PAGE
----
Masid v. First State BankAnnotate this Case
329 N.W.2d 560 (1983)
213 Neb. 431
Leo MASID, Appellee, v. FIRST STATE BANK, Appellant.
Supreme Court of Nebraska.
January 28, 1983.
*561 Raymond, Olsen, Coll & Ediger, P.C., Scottsbluff, for appellant.
James R. Hancock of the Hancock Law Offices, Scottsbluff, for appellee.
*562 KRIVOSHA, C.J., BOSLAUGH, McCOWN, WHITE, HASTINGS, and CAPORALE, JJ., and BRODKEY, J., Retired.
Defendant-appellant, First State Bank, appeals from the order of the District Court which confirms in plaintiff-appellee, Leo Masid, a prescriptive easement of access over certain of defendant's land, prevents defendant from interfering with the use thereof, and enjoins defendant from maintaining certain structures within the easement. We affirm.
Defendant, in summary, contends the trial court erred in (1) finding plaintiff had proved a prescriptive easement, (2) failing to find a nonuser abandonment of any easement which may have existed, and (3) failing to find that an earlier quiet title decree bound plaintiff.
The matter being equitable in nature, it is reviewed in this court de novo on the record, subject to the rule that where credible evidence is in conflict on material issues of fact, we will consider the fact that the trial court observed the witnesses and accepted one version of the facts over another. Neb.Rev.Stat. § 25-1925 (Reissue 1979); Spilinek v. Spilinek, 212 Neb. 811, 326 N.W.2d 170 (1982); Sturm v. Mau, 209 Neb. 865, 312 N.W.2d 272 (1981).
We find the facts, in accordance with the foregoing rules, as hereinafter set forth. The lot adjacent to the area in question faces east on Broadway Street between 20th and 21st Streets in Scottsbluff, Nebraska. It was purchased by plaintiff's father in 1926 and was acquired by plaintiff in 1955. Broadway Street, from 1926 to the present, has been divided by an island which allows ingress and egress to the property from only one direction. A northsouth way or alley, approximately 10 feet wide, has existed adjacent to the west edge of plaintiff's lot. Access to this alleyway was by means of a curb cut at its north end on 21st Street. The Masid family lived on the premises from 1926 to 1936 when they moved, during which period they used the alleyway as an additional means of ingress and egress to the premises. For a period of time thereafter the premises were rented to various residential tenants who used the alleyway in the manner used by the Masids. In approximately 1951 the house was removed and the land was rented for use in connection with adjacent property as a car sales lot. This lessee graded the land back to and across the alleyway, placing all of the land at a uniform grade. The alleyway was further used during this time for ingress and egress. Following the car lot operation, the premises were leased by a drive-in establishment which sold gasoline as a part of its operation. During this later period the alleyway continued to be used for ingress and egress. The premises were vacant for a period which may have begun as early as sometime in 1968 to approximately August of 1979 when plaintiff began to construct the commercial office building presently on the premises. This brick block building, which has two rear doors opening onto the alleyway, was essentially built and enclosed by December 13, 1979. Plaintiff occupied this building and used the rear doors through the alleyway beginning in December of 1979. On December 13, 1979, defendant instituted a quiet title action. A decree entered January 15, 1980, quieted title in defendant to the northwest quarter of the block within which the disputed easement and defendant's land are located. Plaintiff was not made a party to the quiet title action; the decree quiets title to nothing other than the literal "northwest fourth" of the block. The defendant has fenced, paved, and placed an electrical transformer box within the one-half portion of the disputed alleyway adjacent to its property. The fence and transformer box make it impossible for plaintiff to use the one-half portion of the disputed alleyway adjacent to his property as he had in the past.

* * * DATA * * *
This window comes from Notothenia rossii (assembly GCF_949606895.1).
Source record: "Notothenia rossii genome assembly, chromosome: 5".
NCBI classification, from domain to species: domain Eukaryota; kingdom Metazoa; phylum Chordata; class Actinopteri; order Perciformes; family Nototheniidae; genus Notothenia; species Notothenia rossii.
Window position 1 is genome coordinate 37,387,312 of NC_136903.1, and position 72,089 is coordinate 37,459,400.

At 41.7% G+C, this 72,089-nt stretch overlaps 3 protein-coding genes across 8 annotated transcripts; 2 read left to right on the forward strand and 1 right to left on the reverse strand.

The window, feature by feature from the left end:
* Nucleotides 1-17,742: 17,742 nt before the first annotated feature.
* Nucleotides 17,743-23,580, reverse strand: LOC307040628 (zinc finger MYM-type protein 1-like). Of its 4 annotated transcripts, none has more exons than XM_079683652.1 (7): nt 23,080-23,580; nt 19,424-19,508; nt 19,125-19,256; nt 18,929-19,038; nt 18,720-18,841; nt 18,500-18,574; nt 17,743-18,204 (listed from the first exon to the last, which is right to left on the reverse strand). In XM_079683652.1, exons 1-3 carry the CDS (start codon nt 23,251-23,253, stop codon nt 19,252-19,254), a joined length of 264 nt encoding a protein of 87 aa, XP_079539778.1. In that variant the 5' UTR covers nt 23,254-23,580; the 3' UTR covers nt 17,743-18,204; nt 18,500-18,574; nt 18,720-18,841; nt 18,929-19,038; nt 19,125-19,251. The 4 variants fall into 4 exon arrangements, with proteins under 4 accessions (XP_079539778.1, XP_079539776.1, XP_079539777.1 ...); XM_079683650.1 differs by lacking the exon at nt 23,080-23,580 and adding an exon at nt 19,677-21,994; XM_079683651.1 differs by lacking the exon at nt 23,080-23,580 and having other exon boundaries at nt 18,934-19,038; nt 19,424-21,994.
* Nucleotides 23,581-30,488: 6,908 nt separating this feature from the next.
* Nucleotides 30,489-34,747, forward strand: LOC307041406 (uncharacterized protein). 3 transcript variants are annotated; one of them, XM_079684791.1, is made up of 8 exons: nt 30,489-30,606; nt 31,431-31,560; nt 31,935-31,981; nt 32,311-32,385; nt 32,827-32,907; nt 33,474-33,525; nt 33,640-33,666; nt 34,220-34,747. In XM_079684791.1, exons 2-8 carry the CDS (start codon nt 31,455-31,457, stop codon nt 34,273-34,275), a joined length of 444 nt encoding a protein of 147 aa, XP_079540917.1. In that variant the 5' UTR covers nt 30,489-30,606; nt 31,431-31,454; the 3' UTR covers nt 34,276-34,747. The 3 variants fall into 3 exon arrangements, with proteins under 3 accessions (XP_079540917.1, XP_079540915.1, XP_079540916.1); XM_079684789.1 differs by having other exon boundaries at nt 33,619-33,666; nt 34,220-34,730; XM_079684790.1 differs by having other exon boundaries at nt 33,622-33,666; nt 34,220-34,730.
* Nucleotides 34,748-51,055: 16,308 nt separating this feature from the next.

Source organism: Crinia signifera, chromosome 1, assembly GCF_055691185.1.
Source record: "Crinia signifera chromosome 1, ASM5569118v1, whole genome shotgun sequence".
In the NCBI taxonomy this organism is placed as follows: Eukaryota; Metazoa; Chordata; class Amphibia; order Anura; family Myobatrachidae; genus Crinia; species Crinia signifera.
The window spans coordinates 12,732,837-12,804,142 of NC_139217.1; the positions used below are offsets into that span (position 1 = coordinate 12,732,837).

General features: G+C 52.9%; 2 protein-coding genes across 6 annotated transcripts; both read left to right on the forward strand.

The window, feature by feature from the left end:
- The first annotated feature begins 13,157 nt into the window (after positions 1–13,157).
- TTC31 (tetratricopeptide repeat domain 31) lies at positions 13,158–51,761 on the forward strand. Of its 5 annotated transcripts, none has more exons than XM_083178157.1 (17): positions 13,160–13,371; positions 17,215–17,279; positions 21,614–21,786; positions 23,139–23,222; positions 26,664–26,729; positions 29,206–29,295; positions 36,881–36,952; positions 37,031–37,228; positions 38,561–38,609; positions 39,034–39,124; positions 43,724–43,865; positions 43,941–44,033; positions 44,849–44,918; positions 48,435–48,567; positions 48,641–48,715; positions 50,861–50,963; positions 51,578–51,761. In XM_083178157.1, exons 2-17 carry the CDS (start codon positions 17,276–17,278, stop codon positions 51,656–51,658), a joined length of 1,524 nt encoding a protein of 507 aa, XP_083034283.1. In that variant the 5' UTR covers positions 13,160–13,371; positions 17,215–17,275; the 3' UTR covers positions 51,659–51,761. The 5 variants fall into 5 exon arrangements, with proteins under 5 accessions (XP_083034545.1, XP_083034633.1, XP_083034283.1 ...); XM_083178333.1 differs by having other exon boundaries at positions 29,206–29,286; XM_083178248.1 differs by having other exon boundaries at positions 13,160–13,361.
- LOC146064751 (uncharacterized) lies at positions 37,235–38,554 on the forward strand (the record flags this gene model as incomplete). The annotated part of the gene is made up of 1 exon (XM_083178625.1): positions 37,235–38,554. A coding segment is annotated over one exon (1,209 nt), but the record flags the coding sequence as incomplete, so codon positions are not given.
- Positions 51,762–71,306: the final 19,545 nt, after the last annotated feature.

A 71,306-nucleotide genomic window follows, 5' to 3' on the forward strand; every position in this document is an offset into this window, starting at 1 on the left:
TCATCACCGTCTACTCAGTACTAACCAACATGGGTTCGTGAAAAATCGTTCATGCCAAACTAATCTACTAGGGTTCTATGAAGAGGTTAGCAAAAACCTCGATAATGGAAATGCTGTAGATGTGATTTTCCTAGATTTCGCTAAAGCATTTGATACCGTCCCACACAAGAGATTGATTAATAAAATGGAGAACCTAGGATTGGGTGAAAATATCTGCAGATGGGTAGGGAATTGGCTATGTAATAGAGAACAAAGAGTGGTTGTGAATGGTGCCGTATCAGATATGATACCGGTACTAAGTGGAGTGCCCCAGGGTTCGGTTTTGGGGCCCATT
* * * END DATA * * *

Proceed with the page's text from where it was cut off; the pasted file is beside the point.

Prescriptive rights are not looked upon with favor and, generally, must be proved by clear, convincing, and satisfactory evidence. Hengen v. Hengen, 211 Neb. 276, 318 N.W.2d 269 (1982); Sturm v. Mau, supra; Svoboda v. Johnson, 204 Neb. 57,281 *563 N.W.2d 892 (1979). The use and enjoyment which will give title by prescription to an easement is substantially the same in quality and characteristics as the adverse possession which will give title to real estate. It must be exclusive, adverse, under a claim of right, continuous and uninterrupted, and open and notorious for the full prescriptive period. Neb.Rev.Stat. § 25-202 (Reissue 1979); Svoboda v. Johnson, supra; Fischer v. Grinsbergs, 198 Neb. 329, 252 N.W.2d 619 (1977); Jurgensen v. Ainscow, 155 Neb. 701, 53 N.W.2d 196 (1952). While some of our earlier opinions have included a requirement that the use also be with "the knowledge and acquiescence of the owner of the servient tenement," upon further reflection we now determine that such a requirement is neither necessary nor proper and is now specifically deleted as a requirement for establishing a prescriptive easement.